One hundred years later, it’s long past time to drop “Spanish” from all discussion of this pandemic. If the flu started at a United States military base in Kansas, then the disease could and should be more aptly named.
In order to prevent future disasters, the US (and the rest of the world) must take a hard look at what really caused the pandemic.
It is possible that one of the reasons the Spanish Flu has never been corrected is that it helps disguise the origin of the pandemic.
If the origin of the pandemic involved a vaccine experiment on US soldiers, then the US may prefer calling it Spanish Flu instead of The Fort Riley Bacteria of 1918, or something similar. The Spanish Flu started at the location this experimental bacterial vaccine was given making it the prime suspect as the source of the bacterial infections which killed so many.
It would be much more difficult to maintain the marketing mantra of “vaccines save lives” if a vaccine experiment originating in the United States during the years of primitive manufacturing caused the deaths of 50-100 million people.
“Vaccines save lives … except we may have killed 50-100 million people in 1918-19” is a far less effective sales slogan than the overly simplistic “vaccines save lives.”
THE DISEASE WHICH KILLED SO MANY WAS NOT FLU OR A VIRUS. IT WAS BACTERIAL.
During the mid-2000’s there was much talk about “pandemic preparedness.” Influenza vaccine manufacturers in the United States received billions of taxpayer dollars to develop vaccines to make sure that we don’t have another lethal pandemic “flu,” like the one in 1918-19.
Capitalizing on the “flu” part of Spanish flu helped vaccine manufacturers procure billion dollar checks from governments, even though scientists knew at the time that bacterial pneumonia was the real killer.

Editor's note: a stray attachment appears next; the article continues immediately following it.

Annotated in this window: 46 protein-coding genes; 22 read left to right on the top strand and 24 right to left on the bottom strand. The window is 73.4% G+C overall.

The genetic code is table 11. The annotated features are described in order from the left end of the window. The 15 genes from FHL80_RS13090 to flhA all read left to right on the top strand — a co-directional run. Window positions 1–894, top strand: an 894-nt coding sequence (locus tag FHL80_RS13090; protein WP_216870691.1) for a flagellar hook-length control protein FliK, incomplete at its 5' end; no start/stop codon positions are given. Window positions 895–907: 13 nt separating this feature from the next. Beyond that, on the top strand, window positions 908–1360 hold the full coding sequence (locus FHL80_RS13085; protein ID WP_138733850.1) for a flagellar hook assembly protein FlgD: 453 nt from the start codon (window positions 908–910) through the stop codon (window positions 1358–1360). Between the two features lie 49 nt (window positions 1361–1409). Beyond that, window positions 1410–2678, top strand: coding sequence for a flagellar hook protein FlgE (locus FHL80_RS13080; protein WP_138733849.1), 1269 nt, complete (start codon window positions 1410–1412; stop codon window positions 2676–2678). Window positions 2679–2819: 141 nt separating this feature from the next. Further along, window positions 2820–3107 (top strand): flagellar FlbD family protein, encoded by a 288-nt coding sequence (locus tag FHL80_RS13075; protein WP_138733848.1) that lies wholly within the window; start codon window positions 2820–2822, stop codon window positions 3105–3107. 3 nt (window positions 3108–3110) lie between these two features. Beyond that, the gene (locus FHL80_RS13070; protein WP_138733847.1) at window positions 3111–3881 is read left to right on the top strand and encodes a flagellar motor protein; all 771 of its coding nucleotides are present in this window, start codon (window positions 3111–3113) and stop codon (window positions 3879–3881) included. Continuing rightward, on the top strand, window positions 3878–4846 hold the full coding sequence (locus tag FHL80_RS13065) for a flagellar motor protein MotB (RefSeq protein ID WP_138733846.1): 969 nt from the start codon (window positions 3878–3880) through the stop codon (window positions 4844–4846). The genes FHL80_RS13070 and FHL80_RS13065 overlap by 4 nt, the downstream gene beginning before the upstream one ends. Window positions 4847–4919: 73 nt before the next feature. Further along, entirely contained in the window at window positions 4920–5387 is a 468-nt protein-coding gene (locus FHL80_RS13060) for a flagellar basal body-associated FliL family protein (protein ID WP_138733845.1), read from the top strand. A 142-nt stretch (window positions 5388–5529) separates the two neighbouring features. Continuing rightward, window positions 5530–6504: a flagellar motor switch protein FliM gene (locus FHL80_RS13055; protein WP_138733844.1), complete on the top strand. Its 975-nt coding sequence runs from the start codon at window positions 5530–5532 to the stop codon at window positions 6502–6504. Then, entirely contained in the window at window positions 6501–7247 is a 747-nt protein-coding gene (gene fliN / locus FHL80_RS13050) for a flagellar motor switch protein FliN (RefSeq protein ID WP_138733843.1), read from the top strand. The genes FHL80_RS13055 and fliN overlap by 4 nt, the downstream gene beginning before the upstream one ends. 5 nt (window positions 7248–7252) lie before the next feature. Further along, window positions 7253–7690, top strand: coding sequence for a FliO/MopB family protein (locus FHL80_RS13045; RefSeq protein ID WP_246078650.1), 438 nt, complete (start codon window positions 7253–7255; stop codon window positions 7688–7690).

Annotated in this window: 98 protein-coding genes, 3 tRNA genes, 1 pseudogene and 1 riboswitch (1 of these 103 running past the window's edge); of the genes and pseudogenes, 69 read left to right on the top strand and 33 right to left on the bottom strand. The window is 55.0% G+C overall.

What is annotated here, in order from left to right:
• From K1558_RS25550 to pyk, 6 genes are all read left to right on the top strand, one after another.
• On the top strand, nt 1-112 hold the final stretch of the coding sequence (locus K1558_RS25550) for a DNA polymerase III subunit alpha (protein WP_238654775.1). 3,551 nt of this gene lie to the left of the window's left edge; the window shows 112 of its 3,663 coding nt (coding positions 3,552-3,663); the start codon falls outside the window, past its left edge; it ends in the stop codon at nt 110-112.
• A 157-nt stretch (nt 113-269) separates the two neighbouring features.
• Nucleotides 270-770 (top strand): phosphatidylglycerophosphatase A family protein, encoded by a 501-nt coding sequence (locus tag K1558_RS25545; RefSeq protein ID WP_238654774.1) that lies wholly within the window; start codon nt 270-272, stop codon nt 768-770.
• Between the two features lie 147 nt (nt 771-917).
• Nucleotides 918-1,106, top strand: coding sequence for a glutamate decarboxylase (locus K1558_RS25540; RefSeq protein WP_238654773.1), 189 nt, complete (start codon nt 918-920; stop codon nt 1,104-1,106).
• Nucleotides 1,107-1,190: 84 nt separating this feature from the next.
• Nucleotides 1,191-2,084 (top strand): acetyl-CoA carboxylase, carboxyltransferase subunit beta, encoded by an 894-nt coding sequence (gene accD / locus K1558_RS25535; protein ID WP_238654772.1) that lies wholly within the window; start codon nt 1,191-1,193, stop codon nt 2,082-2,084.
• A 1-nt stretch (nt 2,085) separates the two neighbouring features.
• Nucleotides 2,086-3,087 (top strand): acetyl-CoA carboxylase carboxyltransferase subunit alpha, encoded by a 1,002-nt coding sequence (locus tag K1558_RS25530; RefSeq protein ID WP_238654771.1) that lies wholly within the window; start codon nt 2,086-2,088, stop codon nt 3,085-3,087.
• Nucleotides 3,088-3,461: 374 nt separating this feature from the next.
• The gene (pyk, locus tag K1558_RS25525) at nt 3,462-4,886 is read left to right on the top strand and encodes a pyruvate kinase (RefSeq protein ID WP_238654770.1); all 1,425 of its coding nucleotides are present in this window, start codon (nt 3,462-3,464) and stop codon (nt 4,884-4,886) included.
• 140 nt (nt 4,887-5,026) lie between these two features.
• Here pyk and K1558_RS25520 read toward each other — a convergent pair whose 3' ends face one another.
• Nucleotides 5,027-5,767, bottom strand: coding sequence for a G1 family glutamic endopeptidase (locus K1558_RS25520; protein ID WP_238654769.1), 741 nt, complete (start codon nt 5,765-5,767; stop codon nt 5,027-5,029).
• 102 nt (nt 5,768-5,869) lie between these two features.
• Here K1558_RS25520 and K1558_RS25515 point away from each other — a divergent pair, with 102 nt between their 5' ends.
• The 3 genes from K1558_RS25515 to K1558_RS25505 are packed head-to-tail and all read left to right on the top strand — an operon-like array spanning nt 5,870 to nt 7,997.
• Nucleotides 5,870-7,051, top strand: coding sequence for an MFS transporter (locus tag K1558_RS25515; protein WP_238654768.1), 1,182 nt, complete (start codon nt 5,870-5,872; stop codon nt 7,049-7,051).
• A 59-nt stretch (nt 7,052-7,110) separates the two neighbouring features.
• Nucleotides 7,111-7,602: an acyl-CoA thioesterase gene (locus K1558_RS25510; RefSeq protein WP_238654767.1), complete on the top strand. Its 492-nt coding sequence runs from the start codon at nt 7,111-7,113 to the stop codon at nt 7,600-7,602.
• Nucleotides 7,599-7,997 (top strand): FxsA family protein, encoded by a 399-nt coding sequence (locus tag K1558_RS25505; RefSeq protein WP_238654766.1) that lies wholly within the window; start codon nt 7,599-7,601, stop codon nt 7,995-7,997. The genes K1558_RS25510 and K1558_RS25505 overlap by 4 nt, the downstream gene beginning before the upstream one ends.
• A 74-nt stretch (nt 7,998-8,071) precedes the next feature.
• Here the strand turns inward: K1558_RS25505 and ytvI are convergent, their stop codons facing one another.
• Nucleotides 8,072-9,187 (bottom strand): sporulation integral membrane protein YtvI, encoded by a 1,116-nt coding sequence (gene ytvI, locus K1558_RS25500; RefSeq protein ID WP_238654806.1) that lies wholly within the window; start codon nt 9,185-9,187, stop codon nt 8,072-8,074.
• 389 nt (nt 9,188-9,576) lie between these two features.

It is not my opinion that bacterial pneumonia was the real killer – thousands of autopsies confirm this fact.
According to a 2008 National Institute of Health paper, bacterial pneumonia was the killer in a minimum of 92.7% of the 1918-19 autopsies reviewed. It is likely higher than 92.7%.
The researchers looked at more than 9000 autopsies, and “there were no negative (bacterial) lung culture results.”
“… In the 68 higher-quality autopsy series, in which the possibility of unreported negative cultures could be excluded, 92.7% of autopsy lung cultures were positive for ≥1 bacterium. … in one study of approximately 9000 subjects who were followed from clinical presentation with influenza to resolution or autopsy, researchers obtained, with sterile technique, cultures of either pneumococci or streptococci from 164 of 167 lung tissue samples.
There were 89 pure cultures of pneumococci; 19 cultures from which only streptococci were recovered; 34 that yielded mixtures of pneumococci and/or streptococci; 22 that yielded a mixture of pneumococci, streptococci, and other organisms (prominently pneumococci and nonhemolytic streptococci); and 3 that yielded nonhemolytic streptococci alone. There were no negative lung culture results.” (3)
Pneumococci or streptococci were found in “164 of (the) 167 lung tissue samples” autopsied. That is 98.2%. Bacteria was the killer.
WHERE DID THE SPANISH FLU BACTERIAL PNEUMONIA OF 1918-19 ORIGINATE?